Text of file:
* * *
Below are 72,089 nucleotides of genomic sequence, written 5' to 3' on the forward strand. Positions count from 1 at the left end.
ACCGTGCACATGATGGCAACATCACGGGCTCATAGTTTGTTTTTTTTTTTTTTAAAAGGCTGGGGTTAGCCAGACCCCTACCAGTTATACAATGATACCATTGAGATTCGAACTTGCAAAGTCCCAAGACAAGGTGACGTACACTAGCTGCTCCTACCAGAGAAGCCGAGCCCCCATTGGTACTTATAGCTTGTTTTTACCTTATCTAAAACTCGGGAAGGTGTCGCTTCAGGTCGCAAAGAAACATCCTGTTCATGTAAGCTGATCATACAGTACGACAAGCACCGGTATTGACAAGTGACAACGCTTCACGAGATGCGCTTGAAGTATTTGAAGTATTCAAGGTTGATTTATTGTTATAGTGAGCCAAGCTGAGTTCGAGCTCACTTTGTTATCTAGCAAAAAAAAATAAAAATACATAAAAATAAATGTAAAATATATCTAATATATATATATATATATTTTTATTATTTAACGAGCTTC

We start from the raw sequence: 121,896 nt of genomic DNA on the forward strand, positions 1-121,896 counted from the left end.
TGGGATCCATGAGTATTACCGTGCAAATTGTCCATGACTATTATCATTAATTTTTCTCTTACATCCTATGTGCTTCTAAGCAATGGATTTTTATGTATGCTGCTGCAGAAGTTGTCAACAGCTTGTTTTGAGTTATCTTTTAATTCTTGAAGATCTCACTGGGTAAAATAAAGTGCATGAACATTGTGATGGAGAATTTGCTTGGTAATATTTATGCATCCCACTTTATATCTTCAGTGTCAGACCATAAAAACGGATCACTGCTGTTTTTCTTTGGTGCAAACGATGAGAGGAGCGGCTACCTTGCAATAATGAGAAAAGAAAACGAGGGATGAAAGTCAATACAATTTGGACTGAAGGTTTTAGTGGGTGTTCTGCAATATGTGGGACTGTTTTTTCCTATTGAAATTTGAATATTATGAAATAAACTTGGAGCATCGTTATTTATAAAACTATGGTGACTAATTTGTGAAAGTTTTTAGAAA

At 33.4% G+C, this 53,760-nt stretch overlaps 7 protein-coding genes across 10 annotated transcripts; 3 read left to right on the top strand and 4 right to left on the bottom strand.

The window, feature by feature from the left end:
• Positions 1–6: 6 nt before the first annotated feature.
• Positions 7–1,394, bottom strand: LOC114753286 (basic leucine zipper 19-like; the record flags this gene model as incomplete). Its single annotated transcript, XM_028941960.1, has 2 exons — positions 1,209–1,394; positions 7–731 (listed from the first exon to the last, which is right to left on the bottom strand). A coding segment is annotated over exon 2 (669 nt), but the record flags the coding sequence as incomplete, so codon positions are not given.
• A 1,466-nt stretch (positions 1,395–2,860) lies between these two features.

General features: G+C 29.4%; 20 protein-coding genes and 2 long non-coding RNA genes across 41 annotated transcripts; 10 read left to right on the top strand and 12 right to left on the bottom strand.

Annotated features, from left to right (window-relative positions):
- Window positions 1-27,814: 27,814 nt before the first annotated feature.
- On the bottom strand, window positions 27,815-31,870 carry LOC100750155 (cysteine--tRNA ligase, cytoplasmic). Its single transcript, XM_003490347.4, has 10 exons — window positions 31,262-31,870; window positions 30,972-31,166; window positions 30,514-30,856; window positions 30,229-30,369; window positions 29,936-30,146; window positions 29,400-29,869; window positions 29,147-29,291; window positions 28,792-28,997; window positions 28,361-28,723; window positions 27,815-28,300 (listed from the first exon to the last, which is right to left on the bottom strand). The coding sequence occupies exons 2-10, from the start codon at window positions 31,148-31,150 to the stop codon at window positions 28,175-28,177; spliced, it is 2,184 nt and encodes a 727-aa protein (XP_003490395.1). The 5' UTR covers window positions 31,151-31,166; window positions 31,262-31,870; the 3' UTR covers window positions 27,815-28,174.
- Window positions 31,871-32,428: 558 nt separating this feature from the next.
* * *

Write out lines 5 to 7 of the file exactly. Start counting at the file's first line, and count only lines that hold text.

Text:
At 33.4% G+C, this 53,760-nt stretch overlaps 7 protein-coding genes across 10 annotated transcripts; 3 read left to right on the top strand and 4 right to left on the bottom strand.

The window, feature by feature from the left end:
• Positions 1–6: 6 nt before the first annotated feature.